Day 17: Coimbramelia

We woke up and decided to spend a couple more hours wandering Evora. We checked out the skull church, but after our expedition in Czech, this one was pretty underwhelming. You may call us Bone Church snobs, apparently. It was neat because it had a full skeleton unlike the other, but it was a small room within the church, and just a mosaic of skulls along the wall vs the one in Czech being a giant church with all sorts of crests, shrines, sculptures, and chandeliers all made out of skulls. 

skeleton church

We grabbed some more pastries from the same cafe as the night before, people watched for a little while, and made our way down to the aquaducts before leaving town. It was super neat, as the Romans had built a 9km aquaduct into the town across various terrain from valleys, hills, rivers, etc. They are super impressive to witness and are considered some of the greatest in Portugal. The coolest part, though, is modern Portugal ended up building the town INTO the aquaducts, so as you walk to the end of it and see the arches getting smaller and smaller, some are garages and others are the structure holding up the little town homes. 


On our way out of Evora, we detoured to check out The Cromlech of the Almendres, a megalith complex. Basically, the Stonehenge of Portugal. Things were not looking so great for me at this point and although there weren't any bushes or bathrooms in the middle of nowhere, I was lucky that the only person within the vicinity, disappeared pretty quickly, so I pulled out some of my skills I picked up in Kazakhstan.... I will forever be one with this ancient site. But we did manage to grab some pretty kickass photos (although I just noticed most of our photos have been uploading out of focus...) before we moved on to Coimbra.

megalith baby

megalith family

Coimbra is a university town and is a popular tourist town as it's considered the sweet spot for Harry Potter fans. The riverfront town is essentially revolved around one of the oldest universities built within palace. In fact, this is a sweet spot for tourists since it's actually J. K. Rowling's inspiration for her creation of Hogwarts. If you stuck around long enough on any day, you will see fraternities wandering the streets or hallways in the infamous "Hogwarts" cloaks, chanting, fooling around, or marching to class... minus the brooms. We were not let down and witnessed, what we think, was a fraternity initiation.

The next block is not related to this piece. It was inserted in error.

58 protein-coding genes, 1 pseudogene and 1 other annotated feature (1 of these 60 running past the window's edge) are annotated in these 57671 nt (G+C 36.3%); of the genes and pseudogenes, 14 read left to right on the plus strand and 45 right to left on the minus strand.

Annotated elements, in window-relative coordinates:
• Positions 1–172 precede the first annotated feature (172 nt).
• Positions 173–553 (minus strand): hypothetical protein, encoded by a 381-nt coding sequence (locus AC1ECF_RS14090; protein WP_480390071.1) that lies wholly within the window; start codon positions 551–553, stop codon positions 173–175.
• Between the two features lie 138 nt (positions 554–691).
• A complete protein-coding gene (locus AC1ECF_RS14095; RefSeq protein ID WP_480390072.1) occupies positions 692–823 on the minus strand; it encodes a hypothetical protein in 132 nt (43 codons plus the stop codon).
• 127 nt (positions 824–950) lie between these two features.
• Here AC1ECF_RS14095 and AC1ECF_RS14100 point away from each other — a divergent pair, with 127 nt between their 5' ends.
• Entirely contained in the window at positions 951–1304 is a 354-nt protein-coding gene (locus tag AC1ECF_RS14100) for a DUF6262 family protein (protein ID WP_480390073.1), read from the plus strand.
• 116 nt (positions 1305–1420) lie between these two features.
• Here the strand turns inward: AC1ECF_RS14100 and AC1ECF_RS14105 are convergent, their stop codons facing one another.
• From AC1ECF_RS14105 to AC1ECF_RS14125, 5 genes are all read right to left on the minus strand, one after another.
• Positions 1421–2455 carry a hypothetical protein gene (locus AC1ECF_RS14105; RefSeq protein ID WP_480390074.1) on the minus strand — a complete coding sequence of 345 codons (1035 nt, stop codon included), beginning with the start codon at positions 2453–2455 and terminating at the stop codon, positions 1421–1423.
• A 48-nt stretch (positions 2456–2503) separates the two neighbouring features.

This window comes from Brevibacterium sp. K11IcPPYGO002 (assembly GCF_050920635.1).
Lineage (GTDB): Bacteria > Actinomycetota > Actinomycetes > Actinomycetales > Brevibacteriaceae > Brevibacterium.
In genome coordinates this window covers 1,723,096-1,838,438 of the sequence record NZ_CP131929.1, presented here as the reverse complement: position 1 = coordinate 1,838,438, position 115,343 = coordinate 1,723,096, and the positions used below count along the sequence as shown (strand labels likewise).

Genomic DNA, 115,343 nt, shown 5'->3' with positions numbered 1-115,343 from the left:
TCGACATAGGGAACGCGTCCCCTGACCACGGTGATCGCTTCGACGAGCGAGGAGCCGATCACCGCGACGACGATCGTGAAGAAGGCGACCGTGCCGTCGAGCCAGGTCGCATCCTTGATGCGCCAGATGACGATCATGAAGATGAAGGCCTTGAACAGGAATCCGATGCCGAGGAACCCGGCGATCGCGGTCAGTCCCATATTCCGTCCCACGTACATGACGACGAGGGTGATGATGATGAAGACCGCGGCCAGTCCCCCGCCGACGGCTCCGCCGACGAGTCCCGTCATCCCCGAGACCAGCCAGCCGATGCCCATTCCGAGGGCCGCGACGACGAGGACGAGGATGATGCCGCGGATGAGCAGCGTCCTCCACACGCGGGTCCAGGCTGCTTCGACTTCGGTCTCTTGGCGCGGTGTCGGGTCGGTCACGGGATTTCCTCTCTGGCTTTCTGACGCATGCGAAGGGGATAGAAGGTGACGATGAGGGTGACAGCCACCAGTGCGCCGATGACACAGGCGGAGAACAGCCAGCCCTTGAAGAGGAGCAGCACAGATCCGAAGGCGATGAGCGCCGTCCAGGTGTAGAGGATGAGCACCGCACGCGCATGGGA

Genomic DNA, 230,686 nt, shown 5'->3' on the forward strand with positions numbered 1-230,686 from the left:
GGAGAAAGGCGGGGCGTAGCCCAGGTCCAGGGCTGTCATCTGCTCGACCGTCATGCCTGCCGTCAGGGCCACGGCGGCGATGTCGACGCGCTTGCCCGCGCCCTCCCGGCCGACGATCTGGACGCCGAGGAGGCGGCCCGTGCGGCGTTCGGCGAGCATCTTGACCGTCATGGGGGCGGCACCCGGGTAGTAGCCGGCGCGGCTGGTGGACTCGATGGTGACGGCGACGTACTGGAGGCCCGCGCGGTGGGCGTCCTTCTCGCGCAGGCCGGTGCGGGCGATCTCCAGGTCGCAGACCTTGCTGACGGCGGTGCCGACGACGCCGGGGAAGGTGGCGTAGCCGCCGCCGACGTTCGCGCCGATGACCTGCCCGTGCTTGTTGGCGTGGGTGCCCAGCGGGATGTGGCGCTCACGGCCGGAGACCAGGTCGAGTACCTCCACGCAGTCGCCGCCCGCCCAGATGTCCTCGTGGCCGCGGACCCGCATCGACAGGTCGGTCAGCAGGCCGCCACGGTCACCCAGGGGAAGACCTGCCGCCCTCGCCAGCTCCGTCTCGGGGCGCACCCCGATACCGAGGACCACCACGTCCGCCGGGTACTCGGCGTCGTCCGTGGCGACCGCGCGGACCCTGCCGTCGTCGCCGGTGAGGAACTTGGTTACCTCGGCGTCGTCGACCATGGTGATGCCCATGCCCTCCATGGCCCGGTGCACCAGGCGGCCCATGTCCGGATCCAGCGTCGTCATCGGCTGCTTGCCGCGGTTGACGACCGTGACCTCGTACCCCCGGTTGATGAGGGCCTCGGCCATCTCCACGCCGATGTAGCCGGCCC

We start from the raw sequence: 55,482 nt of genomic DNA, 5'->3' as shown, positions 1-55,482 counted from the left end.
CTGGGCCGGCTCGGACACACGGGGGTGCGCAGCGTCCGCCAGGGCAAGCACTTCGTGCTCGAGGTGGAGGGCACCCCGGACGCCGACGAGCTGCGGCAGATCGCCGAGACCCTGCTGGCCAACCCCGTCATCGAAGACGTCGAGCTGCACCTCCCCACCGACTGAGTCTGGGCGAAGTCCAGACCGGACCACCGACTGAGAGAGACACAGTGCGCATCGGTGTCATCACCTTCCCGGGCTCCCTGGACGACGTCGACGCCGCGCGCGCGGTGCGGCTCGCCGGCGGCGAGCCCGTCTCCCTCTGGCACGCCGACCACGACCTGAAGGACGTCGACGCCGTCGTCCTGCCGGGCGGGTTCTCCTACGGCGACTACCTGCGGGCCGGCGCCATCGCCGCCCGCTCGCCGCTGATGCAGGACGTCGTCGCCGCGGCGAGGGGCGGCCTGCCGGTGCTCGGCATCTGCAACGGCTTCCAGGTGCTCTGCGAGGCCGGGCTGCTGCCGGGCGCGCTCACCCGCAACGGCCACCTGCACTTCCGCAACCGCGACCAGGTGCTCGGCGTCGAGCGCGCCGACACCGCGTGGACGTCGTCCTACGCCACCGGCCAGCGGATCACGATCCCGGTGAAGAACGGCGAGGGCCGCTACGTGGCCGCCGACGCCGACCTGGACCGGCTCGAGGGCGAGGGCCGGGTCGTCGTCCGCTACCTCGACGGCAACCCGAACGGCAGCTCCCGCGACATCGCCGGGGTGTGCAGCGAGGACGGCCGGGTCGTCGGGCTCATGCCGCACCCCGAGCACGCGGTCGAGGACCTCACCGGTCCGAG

The university is on a hill looking over the entire town, and we managed to catch the sunset looking over the medieval town. Despite what Chubz's face says in this photo, she was a trooper and enjoyed the sites of this extravagant site.

coimbra sunset

coimbra university

university of coimbra

This university also has one of the most spectacular and oldest libraries in the world and is one of two in existence to host bats to protect the ancient relics from insects. The library itself is priceless, and literally does not have a monetary value according to the tour guide from the decor to the actual artifacts within the book (you had to pay to get in, and no photos were allowed, so please enjoy these stolen photos from Google images, which by the way, do not convey the sheer magnitude of the library).

joanina ceiling

We finished the night off in the old town square listening to some live Fado. I will add that Coimbra is so ridiculously hill-y and steep, for which we weren't prepared and it had caused a few hiccups as we were beginning to get pretty wiped between me being sick, heat, and the sheer amount of one night stops we've been making. This is where we decided no more one night stops, and were now looking to plop our bums down for a few nights at a time. 

coimbra fado

Luckily, this was our one night stop to get ourselves north to the national park so we were to have a few days for down time ahead of us in the mountains followed by a week in Porto which we have been really really looking forward to!

Older Post Newer Post

Leave a comment